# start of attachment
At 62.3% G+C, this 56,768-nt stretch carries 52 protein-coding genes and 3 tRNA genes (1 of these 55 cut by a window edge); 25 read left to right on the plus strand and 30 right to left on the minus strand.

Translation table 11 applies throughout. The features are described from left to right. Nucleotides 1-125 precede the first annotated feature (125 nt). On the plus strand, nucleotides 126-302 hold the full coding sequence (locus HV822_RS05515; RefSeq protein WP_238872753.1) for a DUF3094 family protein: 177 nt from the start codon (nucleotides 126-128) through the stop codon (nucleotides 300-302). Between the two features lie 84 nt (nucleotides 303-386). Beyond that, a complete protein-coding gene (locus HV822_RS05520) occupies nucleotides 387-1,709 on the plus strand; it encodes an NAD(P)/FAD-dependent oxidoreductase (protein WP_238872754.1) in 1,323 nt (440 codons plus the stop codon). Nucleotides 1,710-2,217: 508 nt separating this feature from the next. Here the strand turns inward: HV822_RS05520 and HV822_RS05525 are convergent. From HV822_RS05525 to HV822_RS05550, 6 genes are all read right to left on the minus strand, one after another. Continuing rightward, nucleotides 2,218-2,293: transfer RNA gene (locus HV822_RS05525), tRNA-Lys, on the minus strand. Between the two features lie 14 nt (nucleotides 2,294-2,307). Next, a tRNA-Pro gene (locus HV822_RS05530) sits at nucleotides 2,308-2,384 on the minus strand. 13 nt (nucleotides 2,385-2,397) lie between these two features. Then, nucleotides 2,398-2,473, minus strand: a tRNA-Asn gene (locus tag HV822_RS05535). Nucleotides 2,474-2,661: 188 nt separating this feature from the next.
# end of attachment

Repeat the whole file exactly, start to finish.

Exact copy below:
At 62.3% G+C, this 56,768-nt stretch carries 52 protein-coding genes and 3 tRNA genes (1 of these 55 cut by a window edge); 25 read left to right on the plus strand and 30 right to left on the minus strand.

Translation table 11 applies throughout. The features are described from left to right. Nucleotides 1-125 precede the first annotated feature (125 nt). On the plus strand, nucleotides 126-302 hold the full coding sequence (locus HV822_RS05515; RefSeq protein WP_238872753.1) for a DUF3094 family protein: 177 nt from the start codon (nucleotides 126-128) through the stop codon (nucleotides 300-302). Between the two features lie 84 nt (nucleotides 303-386). Beyond that, a complete protein-coding gene (locus HV822_RS05520) occupies nucleotides 387-1,709 on the plus strand; it encodes an NAD(P)/FAD-dependent oxidoreductase (protein WP_238872754.1) in 1,323 nt (440 codons plus the stop codon). Nucleotides 1,710-2,217: 508 nt separating this feature from the next. Here the strand turns inward: HV822_RS05520 and HV822_RS05525 are convergent. From HV822_RS05525 to HV822_RS05550, 6 genes are all read right to left on the minus strand, one after another. Continuing rightward, nucleotides 2,218-2,293: transfer RNA gene (locus HV822_RS05525), tRNA-Lys, on the minus strand. Between the two features lie 14 nt (nucleotides 2,294-2,307). Next, a tRNA-Pro gene (locus HV822_RS05530) sits at nucleotides 2,308-2,384 on the minus strand. 13 nt (nucleotides 2,385-2,397) lie between these two features. Then, nucleotides 2,398-2,473, minus strand: a tRNA-Asn gene (locus tag HV822_RS05535). Nucleotides 2,474-2,661: 188 nt separating this feature from the next.